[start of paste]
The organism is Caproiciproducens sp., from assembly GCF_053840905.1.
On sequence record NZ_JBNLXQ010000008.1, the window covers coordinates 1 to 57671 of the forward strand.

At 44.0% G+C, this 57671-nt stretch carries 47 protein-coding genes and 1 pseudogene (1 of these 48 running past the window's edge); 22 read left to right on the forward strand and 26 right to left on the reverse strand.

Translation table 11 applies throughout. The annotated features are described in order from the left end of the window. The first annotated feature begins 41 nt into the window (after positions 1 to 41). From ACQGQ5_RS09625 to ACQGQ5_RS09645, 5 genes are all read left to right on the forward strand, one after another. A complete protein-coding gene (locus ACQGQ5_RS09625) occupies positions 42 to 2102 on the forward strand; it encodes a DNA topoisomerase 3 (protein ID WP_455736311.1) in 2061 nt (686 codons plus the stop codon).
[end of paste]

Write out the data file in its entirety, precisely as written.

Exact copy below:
The organism is Caproiciproducens sp., from assembly GCF_053840905.1.
On sequence record NZ_JBNLXQ010000008.1, the window covers coordinates 1 to 57671 of the forward strand.

At 44.0% G+C, this 57671-nt stretch carries 47 protein-coding genes and 1 pseudogene (1 of these 48 running past the window's edge); 22 read left to right on the forward strand and 26 right to left on the reverse strand.

Translation table 11 applies throughout. The annotated features are described in order from the left end of the window. The first annotated feature begins 41 nt into the window (after positions 1 to 41). From ACQGQ5_RS09625 to ACQGQ5_RS09645, 5 genes are all read left to right on the forward strand, one after another. A complete protein-coding gene (locus ACQGQ5_RS09625) occupies positions 42 to 2102 on the forward strand; it encodes a DNA topoisomerase 3 (protein ID WP_455736311.1) in 2061 nt (686 codons plus the stop codon).